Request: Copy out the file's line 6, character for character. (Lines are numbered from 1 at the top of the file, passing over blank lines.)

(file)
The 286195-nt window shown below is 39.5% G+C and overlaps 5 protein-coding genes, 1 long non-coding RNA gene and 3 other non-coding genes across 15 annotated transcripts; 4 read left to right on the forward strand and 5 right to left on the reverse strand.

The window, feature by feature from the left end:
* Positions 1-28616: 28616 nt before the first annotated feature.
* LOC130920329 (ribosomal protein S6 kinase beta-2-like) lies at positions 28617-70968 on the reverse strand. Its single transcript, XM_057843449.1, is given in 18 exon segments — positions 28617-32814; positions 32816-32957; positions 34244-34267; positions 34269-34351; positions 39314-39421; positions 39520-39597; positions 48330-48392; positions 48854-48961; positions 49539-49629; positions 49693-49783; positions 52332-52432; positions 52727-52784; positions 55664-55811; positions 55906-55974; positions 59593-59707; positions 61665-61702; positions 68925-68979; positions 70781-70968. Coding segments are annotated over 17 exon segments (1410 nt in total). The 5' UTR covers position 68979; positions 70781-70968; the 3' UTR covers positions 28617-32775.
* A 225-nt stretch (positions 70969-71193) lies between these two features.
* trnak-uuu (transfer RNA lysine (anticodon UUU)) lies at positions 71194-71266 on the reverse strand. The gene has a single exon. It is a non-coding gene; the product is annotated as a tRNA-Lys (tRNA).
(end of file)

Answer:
* trnak-uuu (transfer RNA lysine (anticodon UUU)) lies at positions 71194-71266 on the reverse strand. The gene has a single exon. It is a non-coding gene; the product is annotated as a tRNA-Lys (tRNA).